At church picnic, a taste of tradition

Celebration: An Independence Day outing held by a Daniels church has changed little since the first one was held more than 100 years ago.

July 05, 2002|By Rona S. Hirsch | Rona S. Hirsch,SPECIAL TO THE SUN

It's been decades since members of Gary Memorial United Methodist Church poured lemonade from large wooden barrels and an all-male brass band marched in uniform at the church's Fourth of July picnic.

Even so, the event is much the same as it was when it started more than a century ago - complete with hot dogs and boxes of Cracker Jack, three-legged races and a band playing patriotic songs. "The picnic is old-fashioned, friendly and small - like the church," congregant Sharon Wylie, public affairs manager at television station WBFF, said yesterday.

Held in recent years outside the Veterans of Foreign Wars Post 7472 in Ellicott City, the picnic draws more than 100 church members and their relatives. "It's just a fun tradition," said the Rev. Luther Starnes, pastor since 1987. "The whole picnic is really a throwback. It used to be the biggest thing in Daniels."

Founded in 1879, Gary Memorial is on Daniels Road at the edge of Patapsco Valley State Park. The church survived the closing of the mill town that had surrounded it and a flood that destroyed much of Daniels in 1972. Today, about 180 members belong, among them Howard County Executive James N. Robey, a congregant for five decades.

In its early years, the picnic was held about a half-mile from the church in Picnic Woods. "Ours was the only church that had a picnic every Fourth of July," said Catherine Sauter, 83, a retired Daniels mill worker. "We looked forward to it, just to have a day to meet and see people you haven't seen in a long time."

The church's oldest congregant, Sauter has attended the picnic nearly every year since she was a child. Her father, the late Clarence Abel, played coronet in the Daniels Community Band, which led church members in a parade to Picnic Woods.

"We would dress in red, white and blue," Sauter said. "After the parade, we got free lemonade from a big wooden barrel, ice cream and a little Cracker Jacks box. We would run to the swings and merry-go-round. The picnic went on all day."

The picnic later moved to the Daniels baseball diamond, the church grounds and Patapsco Valley State Park. Among the four-hour event's highlights are barbecue, fried chicken, snow cones, bingo and a homemade-cake auction. Those who attend bring covered dishes and dessert. "The people are so wonderful, you don't have to worry about not having enough food," said Doris Mayhle, picnic coordinator.

Despite yesterday's 98-degree heat, longtime church members lingered with newcomers over food tables as children blew bubbles and filled water guns. "I like the hot dogs, but I'm too busy to eat," said Jimmie Wylie, 8, strategizing an impending water-gun fight.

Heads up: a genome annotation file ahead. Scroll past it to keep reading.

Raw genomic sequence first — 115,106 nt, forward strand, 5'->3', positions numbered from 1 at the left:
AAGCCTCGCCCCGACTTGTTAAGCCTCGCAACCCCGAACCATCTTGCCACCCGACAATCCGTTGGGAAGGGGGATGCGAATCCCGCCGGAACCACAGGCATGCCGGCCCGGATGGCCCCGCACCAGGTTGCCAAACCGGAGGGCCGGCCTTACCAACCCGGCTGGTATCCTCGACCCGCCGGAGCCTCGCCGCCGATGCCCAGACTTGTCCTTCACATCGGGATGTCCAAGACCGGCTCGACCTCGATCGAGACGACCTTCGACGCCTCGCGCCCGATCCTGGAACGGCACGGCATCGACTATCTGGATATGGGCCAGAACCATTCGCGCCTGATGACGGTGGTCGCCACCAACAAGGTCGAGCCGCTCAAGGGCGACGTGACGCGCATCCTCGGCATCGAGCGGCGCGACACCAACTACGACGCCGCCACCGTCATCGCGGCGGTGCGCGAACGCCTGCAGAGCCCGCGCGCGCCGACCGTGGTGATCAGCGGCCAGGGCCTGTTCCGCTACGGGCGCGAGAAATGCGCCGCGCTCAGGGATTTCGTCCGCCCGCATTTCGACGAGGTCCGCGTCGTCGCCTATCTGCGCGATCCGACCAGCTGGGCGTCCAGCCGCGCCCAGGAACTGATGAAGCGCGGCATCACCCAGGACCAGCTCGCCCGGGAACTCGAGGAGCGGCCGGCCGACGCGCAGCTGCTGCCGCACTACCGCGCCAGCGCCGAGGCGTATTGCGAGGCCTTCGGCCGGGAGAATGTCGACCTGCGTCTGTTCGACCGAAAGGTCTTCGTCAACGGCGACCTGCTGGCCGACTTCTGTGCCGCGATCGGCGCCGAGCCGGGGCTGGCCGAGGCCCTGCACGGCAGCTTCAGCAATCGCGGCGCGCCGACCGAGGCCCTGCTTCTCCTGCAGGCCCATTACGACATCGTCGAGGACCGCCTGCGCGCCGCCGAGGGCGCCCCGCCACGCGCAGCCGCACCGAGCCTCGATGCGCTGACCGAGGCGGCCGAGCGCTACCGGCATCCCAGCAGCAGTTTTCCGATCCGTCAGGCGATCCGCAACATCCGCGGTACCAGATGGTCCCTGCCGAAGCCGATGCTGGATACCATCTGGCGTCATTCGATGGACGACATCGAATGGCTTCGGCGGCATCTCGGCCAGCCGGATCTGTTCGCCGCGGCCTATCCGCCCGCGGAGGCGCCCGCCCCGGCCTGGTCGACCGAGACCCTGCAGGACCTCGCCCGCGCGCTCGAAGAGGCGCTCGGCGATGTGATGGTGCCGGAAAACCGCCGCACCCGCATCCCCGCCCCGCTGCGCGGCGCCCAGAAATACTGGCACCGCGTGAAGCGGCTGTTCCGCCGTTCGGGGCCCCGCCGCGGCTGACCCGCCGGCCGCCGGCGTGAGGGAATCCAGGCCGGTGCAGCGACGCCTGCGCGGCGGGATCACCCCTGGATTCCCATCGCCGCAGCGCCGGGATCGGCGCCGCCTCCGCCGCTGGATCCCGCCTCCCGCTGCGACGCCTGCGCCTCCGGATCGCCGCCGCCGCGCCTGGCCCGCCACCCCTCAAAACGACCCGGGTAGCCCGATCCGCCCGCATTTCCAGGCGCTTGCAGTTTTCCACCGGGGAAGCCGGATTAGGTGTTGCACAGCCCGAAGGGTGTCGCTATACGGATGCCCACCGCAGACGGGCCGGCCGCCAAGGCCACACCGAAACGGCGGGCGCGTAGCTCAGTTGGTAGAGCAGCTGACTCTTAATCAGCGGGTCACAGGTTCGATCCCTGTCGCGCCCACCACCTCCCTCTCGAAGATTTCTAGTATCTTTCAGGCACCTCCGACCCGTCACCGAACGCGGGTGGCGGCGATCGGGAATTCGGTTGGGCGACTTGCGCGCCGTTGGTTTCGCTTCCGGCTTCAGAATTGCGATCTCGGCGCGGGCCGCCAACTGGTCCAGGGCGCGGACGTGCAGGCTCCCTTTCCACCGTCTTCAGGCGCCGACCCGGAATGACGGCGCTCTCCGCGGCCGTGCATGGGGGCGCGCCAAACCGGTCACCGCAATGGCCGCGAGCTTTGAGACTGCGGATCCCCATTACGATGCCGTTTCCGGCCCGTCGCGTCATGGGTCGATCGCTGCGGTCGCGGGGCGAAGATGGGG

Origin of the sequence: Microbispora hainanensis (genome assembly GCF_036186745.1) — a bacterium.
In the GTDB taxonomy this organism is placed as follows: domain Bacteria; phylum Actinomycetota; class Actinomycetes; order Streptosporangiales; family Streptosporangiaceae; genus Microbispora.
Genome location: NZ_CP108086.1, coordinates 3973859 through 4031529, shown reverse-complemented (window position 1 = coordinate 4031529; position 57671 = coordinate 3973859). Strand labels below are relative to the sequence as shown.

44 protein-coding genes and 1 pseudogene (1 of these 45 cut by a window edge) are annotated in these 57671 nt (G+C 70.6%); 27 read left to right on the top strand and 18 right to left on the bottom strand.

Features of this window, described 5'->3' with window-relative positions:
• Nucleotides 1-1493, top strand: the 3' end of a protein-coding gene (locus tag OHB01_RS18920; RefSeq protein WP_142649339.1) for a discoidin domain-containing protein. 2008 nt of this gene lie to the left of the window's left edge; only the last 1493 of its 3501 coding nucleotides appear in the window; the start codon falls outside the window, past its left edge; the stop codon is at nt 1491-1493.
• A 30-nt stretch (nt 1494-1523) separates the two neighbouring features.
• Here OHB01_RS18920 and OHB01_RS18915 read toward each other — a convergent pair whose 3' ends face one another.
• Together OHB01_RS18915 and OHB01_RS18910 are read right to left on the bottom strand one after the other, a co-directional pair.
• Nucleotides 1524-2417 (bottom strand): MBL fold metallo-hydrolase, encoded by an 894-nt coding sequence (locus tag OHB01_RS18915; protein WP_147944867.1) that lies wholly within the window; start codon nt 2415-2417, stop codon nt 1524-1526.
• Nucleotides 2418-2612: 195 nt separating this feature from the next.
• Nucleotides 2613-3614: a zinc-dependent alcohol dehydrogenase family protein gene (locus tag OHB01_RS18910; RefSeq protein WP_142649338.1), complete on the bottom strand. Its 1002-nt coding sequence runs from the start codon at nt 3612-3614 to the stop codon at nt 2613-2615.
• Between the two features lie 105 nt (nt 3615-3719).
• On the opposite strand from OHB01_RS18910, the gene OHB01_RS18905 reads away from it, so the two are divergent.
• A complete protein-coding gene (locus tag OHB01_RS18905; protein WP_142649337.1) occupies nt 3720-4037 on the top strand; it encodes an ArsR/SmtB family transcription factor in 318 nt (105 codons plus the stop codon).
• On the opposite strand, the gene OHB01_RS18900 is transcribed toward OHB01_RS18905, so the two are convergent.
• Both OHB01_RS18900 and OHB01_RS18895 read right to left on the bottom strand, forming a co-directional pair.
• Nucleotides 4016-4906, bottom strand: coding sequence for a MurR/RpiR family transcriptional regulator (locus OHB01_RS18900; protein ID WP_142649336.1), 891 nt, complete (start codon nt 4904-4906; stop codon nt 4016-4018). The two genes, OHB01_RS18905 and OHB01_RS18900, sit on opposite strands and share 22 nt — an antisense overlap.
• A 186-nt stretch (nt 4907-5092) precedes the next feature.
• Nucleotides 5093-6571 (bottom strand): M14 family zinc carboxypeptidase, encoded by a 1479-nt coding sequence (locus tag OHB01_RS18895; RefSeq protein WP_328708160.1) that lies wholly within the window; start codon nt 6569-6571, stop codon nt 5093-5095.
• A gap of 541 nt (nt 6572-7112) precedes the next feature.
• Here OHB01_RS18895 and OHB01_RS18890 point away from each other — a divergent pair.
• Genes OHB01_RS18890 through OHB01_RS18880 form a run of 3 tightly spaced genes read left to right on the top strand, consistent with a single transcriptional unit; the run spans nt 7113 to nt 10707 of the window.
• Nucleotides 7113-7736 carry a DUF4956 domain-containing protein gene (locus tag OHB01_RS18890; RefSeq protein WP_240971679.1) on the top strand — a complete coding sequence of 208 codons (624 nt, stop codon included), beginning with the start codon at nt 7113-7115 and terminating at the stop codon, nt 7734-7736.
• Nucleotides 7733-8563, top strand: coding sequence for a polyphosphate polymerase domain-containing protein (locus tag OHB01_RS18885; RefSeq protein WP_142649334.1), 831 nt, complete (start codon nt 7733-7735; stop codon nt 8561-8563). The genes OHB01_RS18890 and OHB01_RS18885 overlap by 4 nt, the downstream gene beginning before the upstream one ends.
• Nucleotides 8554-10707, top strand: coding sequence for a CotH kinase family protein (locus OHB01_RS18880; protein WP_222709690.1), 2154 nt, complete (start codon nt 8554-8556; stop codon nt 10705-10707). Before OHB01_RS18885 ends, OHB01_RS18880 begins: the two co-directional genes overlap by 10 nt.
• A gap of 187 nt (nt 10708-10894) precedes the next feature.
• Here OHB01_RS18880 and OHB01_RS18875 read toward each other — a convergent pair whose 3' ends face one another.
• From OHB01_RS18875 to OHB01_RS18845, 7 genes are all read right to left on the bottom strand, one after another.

`Something different'

Charles Lohr, 16, a senior at Mount Hebron High in Ellicott City, attends regularly. "Every year there's something different," he said. "The food is good. And it's not every day you hear live music."

Formed in 1879, the 17- member band, which now includes women, mixes swing music with "The Battle Hymn of the Republic" and "You're A Grand Old Flag."

"Every small town had a band and a baseball team," said bandleader Gary Rudacille, 54, a Glenelg dentist who has played trumpet in the band for 40 years. "We do OK. We make some noise."

Even former church members such as Shirley Gamber, a retired Ellicott City secretary who grew up in Daniels, attends the picnic with her family. "They invite us every year and welcome us," she said. "I see people from my past."

`Back ... next year'

Before saying grace and singing the national anthem, Starnes led everyone in the Pledge of Allegiance. Several church members said they were dismayed by the recent ruling from the U.S. Court of Appeals in San Francisco that the words under God are unconstitutional.

"I think it's a bunch of silliness," said Starnes, a former secretary of human resources for Maryland. "I am very committed to the principles of separation of church and state. ... But the Pledge of Allegiance is talking about God, not a specific religion. Without God means we don't know where we came from and where we're going."

Edward Stump, a retired Daniels mill worker and World War II veteran whose two sons served in Vietnam, echoed Starnes. "It's ridiculous," said Stump, 82. "If the country is not under God, then who is it under? If you don't want to say it, don't say it. But don't tell me not to say it."

Lohr said the court is infringing on his freedom. "If I want to speak freely and say under God, then I should have the same right to say it," the teen-ager said. "If they're offended, then it's almost as if they're impeding on my freedom of speech."

As picnicgoers filled their plates and chatted, one thing seemed certain. "The good Lord willing, we'll be back here next year," Gamber said.

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